Riverside hawks: Blakeman
Photo by Bruce Yolton
A pair of photos of an adult Red-tail, perhaps one of the new Riverside Park pair, shows the bird with a yellowish iris, a definitive indicator of the bird's age. Fully mature birds have entirely dark brown eyes. This bird got its first red tail feathers in last summer's molt. It's now entering (in March or so) it's third year.
This is almost surely its first nesting attempt. These young, inexperienced birds are well-known for coming up short in some nesting or eyass-raising capacity. As I described before, the nest often isn't well-constructed and eggs cool. There can be incubation and eyass feeding difficulties.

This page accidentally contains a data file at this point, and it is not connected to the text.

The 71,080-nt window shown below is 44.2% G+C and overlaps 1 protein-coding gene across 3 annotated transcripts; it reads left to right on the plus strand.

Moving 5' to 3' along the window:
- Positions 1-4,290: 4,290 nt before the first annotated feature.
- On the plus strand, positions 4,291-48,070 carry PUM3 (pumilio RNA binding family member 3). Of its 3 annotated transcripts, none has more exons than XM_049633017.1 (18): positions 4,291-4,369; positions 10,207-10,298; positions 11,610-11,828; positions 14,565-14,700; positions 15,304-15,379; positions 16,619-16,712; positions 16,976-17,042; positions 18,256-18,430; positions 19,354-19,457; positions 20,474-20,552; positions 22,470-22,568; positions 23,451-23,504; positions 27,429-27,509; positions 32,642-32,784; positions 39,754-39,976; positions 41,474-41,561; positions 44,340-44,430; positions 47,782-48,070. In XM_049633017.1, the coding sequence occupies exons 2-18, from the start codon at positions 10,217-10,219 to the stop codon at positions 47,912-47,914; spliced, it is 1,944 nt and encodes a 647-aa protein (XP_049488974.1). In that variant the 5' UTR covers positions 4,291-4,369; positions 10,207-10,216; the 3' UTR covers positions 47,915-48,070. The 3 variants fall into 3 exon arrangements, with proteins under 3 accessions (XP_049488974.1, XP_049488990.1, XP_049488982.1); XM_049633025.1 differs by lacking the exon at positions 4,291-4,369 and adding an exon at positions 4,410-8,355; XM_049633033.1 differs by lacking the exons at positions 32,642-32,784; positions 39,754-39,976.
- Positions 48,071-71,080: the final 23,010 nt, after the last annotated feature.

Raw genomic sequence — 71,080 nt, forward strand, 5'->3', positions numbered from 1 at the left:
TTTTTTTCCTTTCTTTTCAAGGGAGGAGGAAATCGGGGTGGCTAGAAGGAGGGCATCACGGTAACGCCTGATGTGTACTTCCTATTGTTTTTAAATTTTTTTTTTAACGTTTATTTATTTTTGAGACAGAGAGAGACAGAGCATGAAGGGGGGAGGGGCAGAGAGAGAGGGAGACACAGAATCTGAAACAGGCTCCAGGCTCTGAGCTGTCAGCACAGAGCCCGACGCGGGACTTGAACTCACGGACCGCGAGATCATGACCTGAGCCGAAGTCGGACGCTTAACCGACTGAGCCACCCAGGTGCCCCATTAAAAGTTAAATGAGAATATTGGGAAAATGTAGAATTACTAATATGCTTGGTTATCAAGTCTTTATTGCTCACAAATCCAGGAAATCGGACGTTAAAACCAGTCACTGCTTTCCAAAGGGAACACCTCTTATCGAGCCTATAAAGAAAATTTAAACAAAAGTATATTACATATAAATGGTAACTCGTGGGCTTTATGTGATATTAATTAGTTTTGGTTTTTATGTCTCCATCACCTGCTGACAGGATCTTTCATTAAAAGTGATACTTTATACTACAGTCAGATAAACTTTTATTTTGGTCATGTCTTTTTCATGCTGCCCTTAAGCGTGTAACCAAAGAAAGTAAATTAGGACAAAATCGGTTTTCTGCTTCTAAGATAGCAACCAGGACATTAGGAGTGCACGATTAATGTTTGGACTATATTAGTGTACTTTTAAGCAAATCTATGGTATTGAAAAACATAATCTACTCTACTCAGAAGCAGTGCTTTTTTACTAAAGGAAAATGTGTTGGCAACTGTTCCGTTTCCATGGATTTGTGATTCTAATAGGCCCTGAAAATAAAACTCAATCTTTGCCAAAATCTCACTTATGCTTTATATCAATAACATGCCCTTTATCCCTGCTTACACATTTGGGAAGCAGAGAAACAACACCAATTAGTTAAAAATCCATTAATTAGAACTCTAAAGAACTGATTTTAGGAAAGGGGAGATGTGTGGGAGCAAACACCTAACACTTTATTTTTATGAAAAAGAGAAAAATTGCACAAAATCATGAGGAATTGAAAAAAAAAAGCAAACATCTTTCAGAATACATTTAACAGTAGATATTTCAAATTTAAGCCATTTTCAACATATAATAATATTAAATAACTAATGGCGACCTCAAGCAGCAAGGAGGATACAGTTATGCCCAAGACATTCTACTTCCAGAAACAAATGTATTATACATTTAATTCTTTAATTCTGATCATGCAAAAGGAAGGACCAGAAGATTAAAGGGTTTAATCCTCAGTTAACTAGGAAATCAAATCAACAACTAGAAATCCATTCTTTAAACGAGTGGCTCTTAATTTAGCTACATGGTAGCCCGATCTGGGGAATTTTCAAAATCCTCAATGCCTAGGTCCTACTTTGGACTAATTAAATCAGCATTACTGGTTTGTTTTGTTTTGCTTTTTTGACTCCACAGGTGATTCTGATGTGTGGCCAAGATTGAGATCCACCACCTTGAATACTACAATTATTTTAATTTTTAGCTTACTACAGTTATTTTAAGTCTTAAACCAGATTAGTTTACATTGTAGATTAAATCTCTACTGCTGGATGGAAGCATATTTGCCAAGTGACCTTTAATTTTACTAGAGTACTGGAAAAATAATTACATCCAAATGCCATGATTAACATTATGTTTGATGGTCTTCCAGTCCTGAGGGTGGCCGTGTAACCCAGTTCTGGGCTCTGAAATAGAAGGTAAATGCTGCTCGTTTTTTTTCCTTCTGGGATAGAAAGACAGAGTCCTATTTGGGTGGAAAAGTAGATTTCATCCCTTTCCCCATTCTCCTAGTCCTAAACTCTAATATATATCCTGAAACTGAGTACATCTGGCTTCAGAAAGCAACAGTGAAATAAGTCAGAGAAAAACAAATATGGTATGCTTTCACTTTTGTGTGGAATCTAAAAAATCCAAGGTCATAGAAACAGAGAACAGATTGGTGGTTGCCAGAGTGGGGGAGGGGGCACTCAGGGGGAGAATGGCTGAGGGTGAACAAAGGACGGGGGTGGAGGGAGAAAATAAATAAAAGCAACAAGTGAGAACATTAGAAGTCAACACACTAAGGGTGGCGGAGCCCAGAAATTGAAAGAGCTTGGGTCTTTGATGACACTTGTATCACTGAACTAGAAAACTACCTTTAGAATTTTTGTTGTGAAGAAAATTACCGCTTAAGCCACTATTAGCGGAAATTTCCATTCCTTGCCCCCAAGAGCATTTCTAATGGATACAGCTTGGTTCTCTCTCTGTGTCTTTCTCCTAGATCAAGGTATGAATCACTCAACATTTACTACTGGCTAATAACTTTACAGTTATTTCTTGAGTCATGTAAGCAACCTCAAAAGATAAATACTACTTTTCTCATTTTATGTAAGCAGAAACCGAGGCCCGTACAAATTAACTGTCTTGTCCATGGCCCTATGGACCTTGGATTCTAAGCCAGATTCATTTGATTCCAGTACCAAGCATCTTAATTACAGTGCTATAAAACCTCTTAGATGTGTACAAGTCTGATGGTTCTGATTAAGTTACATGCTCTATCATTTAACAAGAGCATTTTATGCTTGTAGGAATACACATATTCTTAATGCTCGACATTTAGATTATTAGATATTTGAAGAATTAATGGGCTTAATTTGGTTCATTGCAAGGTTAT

I mention all of this to forestall the lamentations that would naturally arise upon the nest's failure this year. Hawkwatchers, in this case, should not be discouraged if the nest fails. Rather, this is a normal learning experience for the young pair, setting them up for future successes.
Of course, the nest may be a complete success, too. I hope so. A good number of first-time nestings do succeed.
No matter this year's results, it's so good to learn of yet another Red-tail pair taking a territory, building a nest, and so completely residing in New York City. It's a testament to the both quality of the natural environment in The City, and to the adaptive majesty of this regal species.
I hope more and more New York City residents can come to regard these great hawks as iconic symbols of nature in the city. I especially thank you, more than anyone else, for bringing all of this so clearing into public recognition and understanding. We all live better lives because of your efforts.
--John A. Blakeman